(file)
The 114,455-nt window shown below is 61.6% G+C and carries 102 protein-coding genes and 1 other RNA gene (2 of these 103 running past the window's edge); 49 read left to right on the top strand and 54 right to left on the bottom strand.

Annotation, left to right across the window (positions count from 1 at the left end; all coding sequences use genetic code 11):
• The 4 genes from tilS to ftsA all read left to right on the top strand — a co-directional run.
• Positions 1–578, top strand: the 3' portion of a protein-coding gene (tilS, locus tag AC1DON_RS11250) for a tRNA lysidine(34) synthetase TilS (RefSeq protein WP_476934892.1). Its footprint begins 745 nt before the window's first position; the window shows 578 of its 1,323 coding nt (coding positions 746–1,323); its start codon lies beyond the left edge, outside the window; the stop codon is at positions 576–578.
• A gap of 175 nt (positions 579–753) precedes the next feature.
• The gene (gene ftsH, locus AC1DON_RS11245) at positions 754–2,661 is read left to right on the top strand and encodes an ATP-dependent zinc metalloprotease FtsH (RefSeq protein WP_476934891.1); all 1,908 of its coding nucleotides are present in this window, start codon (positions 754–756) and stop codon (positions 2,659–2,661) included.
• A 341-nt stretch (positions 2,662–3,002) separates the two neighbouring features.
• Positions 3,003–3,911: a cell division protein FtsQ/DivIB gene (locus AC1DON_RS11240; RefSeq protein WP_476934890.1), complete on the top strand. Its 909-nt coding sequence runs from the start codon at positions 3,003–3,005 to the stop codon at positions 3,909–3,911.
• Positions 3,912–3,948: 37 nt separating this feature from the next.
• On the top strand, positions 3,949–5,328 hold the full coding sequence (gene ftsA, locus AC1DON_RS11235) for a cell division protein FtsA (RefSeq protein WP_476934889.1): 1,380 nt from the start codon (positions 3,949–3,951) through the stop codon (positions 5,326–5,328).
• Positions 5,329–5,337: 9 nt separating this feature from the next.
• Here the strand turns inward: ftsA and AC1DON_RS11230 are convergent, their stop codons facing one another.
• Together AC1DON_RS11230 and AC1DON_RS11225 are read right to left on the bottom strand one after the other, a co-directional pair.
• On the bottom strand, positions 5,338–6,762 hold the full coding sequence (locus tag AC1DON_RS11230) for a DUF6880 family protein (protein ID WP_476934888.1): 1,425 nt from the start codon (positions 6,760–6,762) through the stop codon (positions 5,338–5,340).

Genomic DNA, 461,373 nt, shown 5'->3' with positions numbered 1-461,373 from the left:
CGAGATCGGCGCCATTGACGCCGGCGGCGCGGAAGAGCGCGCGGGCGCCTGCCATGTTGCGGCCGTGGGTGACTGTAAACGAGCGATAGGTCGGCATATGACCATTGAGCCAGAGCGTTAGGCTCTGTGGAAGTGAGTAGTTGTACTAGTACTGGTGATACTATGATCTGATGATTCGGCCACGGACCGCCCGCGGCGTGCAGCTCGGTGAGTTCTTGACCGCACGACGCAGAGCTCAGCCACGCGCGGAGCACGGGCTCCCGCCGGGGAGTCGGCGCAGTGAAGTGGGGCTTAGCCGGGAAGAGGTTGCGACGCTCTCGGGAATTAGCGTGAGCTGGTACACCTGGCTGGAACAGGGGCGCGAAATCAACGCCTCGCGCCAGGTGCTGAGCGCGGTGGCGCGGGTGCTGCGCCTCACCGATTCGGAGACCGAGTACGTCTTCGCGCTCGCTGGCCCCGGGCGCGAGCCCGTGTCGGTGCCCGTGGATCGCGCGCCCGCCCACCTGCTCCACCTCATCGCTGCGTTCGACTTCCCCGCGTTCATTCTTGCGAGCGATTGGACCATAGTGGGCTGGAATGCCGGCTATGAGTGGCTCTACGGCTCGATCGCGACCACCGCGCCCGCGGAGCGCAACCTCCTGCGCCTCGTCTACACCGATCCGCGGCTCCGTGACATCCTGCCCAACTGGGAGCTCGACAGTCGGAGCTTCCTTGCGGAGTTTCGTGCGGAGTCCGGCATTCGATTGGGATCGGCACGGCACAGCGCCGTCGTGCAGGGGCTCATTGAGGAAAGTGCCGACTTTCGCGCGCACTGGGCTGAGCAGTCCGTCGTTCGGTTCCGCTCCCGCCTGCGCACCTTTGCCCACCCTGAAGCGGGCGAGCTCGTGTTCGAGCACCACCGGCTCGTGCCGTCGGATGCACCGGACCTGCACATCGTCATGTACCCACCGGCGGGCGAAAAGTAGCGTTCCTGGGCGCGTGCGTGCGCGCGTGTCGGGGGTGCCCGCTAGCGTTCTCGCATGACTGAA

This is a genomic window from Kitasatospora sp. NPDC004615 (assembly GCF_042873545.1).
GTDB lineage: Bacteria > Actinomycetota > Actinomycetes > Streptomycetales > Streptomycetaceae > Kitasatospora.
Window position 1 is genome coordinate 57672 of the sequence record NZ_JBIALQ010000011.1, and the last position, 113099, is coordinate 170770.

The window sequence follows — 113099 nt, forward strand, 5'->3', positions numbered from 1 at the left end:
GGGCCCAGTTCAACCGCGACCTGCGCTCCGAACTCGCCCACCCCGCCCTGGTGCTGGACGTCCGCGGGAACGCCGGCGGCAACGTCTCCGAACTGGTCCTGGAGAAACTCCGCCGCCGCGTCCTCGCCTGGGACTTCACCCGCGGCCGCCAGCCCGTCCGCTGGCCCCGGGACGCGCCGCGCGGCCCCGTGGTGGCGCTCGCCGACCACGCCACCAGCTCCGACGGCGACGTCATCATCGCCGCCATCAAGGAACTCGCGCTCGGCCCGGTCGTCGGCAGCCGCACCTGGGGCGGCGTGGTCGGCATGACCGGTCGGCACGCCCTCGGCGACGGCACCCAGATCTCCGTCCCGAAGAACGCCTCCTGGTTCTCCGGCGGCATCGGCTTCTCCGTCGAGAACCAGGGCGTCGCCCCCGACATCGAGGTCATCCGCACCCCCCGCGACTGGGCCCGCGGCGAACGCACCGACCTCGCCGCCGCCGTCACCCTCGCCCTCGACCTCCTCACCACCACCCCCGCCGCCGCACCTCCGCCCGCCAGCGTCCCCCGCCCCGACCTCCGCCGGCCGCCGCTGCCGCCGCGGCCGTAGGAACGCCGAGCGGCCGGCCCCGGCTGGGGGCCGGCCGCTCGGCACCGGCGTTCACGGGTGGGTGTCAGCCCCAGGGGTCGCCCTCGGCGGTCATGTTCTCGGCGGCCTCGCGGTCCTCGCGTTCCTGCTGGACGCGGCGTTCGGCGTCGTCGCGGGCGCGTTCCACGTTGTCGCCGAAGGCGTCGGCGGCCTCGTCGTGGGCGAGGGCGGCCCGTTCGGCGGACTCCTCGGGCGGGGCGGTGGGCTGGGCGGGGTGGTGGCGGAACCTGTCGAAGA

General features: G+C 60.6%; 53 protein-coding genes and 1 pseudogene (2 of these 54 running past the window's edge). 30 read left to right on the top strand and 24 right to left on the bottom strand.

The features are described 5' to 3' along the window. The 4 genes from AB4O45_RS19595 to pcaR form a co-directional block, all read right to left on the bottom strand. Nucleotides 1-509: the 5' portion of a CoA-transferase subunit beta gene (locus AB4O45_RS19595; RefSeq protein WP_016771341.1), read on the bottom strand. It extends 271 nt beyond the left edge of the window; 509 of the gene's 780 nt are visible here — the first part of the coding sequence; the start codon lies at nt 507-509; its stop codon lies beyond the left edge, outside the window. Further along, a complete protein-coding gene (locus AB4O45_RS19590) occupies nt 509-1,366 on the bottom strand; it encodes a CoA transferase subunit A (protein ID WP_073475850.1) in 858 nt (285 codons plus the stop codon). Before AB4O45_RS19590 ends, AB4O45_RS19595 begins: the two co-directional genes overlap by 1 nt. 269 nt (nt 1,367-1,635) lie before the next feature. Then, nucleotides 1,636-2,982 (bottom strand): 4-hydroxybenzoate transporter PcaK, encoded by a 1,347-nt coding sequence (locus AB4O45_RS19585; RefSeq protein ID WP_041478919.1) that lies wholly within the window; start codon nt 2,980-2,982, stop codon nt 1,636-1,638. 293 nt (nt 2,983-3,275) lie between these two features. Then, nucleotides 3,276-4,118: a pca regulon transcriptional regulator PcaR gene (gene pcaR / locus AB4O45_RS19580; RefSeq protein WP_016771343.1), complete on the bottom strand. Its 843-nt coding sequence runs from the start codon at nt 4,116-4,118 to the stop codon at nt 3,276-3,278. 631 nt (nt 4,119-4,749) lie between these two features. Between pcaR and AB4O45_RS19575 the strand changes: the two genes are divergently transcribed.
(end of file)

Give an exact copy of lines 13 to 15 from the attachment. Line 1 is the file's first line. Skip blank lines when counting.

• Together AC1DON_RS11230 and AC1DON_RS11225 are read right to left on the bottom strand one after the other, a co-directional pair.
• On the bottom strand, positions 5,338–6,762 hold the full coding sequence (locus tag AC1DON_RS11230) for a DUF6880 family protein (protein ID WP_476934888.1): 1,425 nt from the start codon (positions 6,760–6,762) through the stop codon (positions 5,338–5,340).

Genomic DNA, 461,373 nt, shown 5'->3' with positions numbered 1-461,373 from the left: